The morning shoot was with Colin Finlay, and it was about shooting in natural light.  As we were wandering around, this little boy sleeping on a tire swing caught my eye…  I approached the mother and her friend to ask if I could take some shots (a big victory for my reserved self, I might add).  it ended up with almost the whole group shuffling around him and some other kids.  The boy on the swing, Russel, barely stirred the whole time, another little boy with him, Tommy, was the opposite.  He was quietly expressive, and very spontaneously draping himself over the playground equipment.  I learned that they were both not feeling well, which is why they weren’t in school.  Some really great shots.  I also made a possible business connection with a passing jogger in the park who was looking for someone to shoot food for her healthy eating business.

The afternoon shoot was with Vince Versace (no relation AFAIK) and Kevin Ames.  It was challenging in that the light fairly low, and there is a more than a few shots that I truly regret losing to the blur because my shutter speeds were too slow (I shot aperture mode most of the day).  Nevertheless I do have more than enough good shots to not embarrass myself and not feel like I wasted my time and money; regrettably I will not be posting any of them because we signed an agreement that we would not sell or publish the pictures, even to the web – it was a learning experience, and apparently the sponsors have had some legal troubles arising from past shoots.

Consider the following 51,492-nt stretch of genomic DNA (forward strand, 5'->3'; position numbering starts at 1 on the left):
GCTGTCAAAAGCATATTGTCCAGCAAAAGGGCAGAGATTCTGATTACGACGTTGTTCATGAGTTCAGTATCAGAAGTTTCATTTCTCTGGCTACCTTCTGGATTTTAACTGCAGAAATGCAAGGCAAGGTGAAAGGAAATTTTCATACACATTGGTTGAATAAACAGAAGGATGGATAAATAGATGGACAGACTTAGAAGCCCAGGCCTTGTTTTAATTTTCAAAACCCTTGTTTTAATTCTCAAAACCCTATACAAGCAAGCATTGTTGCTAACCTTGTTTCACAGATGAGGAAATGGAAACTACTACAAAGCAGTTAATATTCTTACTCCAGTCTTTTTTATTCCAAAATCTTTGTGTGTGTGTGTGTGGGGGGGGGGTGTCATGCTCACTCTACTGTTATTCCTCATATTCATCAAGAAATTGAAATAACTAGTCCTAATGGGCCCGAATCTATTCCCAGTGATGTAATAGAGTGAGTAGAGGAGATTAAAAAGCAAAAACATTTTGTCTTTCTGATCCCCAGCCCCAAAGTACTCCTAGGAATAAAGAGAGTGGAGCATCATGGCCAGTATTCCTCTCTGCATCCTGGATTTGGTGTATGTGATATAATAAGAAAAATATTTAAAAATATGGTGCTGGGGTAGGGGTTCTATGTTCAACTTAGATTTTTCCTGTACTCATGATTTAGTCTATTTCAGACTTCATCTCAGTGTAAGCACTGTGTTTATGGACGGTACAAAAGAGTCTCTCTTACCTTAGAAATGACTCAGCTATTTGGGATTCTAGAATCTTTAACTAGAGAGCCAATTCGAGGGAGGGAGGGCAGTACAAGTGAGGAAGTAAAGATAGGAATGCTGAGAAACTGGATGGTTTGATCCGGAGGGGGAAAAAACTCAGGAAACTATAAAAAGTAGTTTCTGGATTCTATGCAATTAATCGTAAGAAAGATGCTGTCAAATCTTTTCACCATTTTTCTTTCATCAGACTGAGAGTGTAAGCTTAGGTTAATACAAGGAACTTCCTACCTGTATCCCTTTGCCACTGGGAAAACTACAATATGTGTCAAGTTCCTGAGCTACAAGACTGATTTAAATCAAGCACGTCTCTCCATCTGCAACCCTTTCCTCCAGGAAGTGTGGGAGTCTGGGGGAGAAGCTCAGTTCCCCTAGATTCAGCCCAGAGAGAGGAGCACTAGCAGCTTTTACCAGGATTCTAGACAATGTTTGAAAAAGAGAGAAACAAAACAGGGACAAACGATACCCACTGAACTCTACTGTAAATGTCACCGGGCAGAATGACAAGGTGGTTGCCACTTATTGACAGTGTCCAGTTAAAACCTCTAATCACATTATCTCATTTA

Looking back on the shoot, it was great experience.  I was not at all uncomfortable or awkward as I feared, and I hit a groove that more than once Vince talked about – seeing the form, not the naked.  I’d be dead if I didn’t realize that there were naked women right in front of me, but it was only occasional moments where I was aware of nakedness for it’s own sake, and much of the time I was thinking angles and framing and composition.  Throughout the shoot there was a former model helping with lighting and making suggestions on poses and angles and working with the models.  I need to try to find out her name again, because she was just great and I have an embarrassing memory for names.  In fact, I have committed the unforgivable sin of Forgetting the Models Names!  Not entirely true, but more true than not.  I will find out, tho, when I send along some of the shots for the models to see.

The portfolio review was with Ed Kashi, and I was very pleased to hear that he didn’t really have an negative comments about my portfolio – in fact he made a point of saying he wasn’t going to really go into the photos because he felt I definitely have an eye for color and composition.  I’ve been told this before, but it is very gratifying to hear it from someone in the business rather than friends and family who aren’t up on technique, or who are and may be biased.  😉  But I love ya!